IMG_7994At the far right of the table you can see more books to read.  These include A Wrinkle in Time and 4 others by L’engle, the Poppy series, Call it Courage, three books byRobert McCloskey, Blueberries for Sal, the Before Five in a Row manual, and Drawing with Children.  The silver book The Robot Zoo is probably the favorite book I brought home if you ask my sons.  It’s full of fun pictures with a ton of information about animals bodies and explains why someone would use certain parts to create a robot with similar functions.  Just up my engineering boy’s alley!

So now we come to the point of this post, the cost.  This is one example of how we make homeschooling affordable.  I spent $62 for all of this.  I made $80 at the sale from items I was selling, which means that I actually came home with $8 more dollars in my pocket than I arrived with even after all my purchases!  That envelope of money to spend wasn’t touched at all.  All those lovely books essentially free!  The greatest part is that several of those items were ones I was specifically seeking for our homeschool this year.  Some were on my list to borrow from the library for the kids’ literature lists, others, like the rock kit, were a wish to go along with our science.  God is amazing!  Here are some of the unexpected blessings I was able to cross off my list:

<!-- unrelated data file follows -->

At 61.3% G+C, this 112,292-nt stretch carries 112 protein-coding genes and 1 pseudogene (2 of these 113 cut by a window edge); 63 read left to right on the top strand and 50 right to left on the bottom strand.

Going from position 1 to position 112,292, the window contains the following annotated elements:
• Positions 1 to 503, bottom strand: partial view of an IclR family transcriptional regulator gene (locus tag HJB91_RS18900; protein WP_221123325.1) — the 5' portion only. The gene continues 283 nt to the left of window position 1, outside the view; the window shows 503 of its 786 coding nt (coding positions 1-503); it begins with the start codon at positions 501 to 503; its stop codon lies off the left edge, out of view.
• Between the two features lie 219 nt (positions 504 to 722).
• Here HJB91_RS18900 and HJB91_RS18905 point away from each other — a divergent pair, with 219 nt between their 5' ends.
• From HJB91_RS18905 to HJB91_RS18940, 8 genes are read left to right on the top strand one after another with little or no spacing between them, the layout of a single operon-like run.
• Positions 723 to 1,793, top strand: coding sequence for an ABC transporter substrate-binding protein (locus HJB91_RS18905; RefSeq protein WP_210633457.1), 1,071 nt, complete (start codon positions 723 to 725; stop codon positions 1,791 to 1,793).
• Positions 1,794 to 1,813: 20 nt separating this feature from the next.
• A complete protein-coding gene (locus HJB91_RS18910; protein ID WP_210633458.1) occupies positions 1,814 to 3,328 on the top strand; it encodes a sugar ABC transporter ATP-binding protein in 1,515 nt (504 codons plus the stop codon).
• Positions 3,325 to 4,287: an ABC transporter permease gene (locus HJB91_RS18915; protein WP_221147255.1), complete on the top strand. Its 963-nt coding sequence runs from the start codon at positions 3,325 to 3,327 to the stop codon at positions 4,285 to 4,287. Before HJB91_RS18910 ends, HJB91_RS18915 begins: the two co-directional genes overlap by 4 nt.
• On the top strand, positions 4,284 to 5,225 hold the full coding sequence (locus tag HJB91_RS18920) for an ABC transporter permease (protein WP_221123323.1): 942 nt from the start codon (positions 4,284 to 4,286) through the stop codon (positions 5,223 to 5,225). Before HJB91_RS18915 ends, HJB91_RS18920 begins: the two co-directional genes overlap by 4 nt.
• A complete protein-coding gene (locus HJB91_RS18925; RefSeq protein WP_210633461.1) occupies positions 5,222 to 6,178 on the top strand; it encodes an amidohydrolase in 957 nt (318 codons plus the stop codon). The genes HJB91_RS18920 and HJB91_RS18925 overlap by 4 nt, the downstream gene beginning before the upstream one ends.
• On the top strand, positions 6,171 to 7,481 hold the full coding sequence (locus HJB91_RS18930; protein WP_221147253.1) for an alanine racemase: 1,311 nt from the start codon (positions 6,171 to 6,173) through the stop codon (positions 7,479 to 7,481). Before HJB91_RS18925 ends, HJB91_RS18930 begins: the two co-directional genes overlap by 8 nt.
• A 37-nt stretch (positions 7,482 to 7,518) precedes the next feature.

• Life of Fred: Decimals and Percents
  • Life of Fred: Fractions
  • the large rock collection
  • Before Five in a Row manual
  • Blueberries for Sal
  • Lentil
  • A Wrinkle in Time series
  • Poppy Series
  • Walt Whitman poetry book